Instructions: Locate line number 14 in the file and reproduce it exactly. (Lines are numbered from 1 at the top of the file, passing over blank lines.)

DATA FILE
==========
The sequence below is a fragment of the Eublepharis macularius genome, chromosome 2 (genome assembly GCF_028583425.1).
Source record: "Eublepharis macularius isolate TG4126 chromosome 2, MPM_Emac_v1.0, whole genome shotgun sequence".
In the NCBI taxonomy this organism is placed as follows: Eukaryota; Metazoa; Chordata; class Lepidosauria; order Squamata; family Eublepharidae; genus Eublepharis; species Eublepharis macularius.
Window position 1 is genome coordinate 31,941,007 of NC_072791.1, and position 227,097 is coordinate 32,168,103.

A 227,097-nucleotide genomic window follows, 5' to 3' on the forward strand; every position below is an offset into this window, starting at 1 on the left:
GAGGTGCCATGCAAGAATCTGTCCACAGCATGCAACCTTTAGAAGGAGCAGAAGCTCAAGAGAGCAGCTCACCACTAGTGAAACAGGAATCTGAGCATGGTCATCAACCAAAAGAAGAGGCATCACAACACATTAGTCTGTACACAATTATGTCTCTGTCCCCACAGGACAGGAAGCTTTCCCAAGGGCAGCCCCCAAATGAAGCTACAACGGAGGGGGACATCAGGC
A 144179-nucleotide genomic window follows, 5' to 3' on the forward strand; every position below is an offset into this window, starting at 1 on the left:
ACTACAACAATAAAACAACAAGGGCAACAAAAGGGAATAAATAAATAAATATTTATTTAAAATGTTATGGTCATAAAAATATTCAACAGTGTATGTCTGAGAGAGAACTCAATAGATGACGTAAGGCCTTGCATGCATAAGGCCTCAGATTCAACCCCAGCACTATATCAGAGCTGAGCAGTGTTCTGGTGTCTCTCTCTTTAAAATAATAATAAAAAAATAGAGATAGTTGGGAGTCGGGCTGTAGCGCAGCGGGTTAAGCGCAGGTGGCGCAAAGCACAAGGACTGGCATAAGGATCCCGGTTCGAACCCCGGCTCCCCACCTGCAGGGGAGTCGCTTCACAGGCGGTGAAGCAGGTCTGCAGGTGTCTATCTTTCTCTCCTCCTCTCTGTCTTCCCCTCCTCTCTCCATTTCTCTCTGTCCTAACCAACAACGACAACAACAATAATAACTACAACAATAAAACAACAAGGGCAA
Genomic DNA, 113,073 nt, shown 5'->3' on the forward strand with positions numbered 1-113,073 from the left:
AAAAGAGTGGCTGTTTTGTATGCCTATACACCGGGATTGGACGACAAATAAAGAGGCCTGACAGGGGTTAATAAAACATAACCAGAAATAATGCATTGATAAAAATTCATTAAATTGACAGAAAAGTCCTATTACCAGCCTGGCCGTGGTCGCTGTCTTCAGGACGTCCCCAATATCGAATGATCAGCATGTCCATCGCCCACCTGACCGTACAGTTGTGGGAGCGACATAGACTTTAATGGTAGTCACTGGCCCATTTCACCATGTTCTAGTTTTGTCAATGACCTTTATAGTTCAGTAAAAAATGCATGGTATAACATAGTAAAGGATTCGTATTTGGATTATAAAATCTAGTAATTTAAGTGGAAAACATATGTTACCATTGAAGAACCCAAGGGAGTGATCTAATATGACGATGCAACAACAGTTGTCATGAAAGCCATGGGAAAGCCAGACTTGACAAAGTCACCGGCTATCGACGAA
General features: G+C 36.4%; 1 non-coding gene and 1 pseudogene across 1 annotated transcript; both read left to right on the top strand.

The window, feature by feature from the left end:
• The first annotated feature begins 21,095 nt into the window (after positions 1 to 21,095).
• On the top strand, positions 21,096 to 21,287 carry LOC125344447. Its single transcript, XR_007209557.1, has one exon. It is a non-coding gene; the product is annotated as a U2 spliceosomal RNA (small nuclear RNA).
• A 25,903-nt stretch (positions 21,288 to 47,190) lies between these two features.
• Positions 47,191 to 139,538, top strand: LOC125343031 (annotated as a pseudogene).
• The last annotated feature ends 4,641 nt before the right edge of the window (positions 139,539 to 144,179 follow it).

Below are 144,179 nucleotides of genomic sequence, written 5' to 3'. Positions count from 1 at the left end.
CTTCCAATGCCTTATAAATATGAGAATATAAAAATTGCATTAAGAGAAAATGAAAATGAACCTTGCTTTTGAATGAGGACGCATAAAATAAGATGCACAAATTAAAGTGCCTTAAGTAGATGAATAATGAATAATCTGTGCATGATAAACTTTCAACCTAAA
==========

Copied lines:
• On the top strand, positions 21,096 to 21,287 carry LOC125344447. Its single transcript, XR_007209557.1, has one exon. It is a non-coding gene; the product is annotated as a U2 spliceosomal RNA (small nuclear RNA).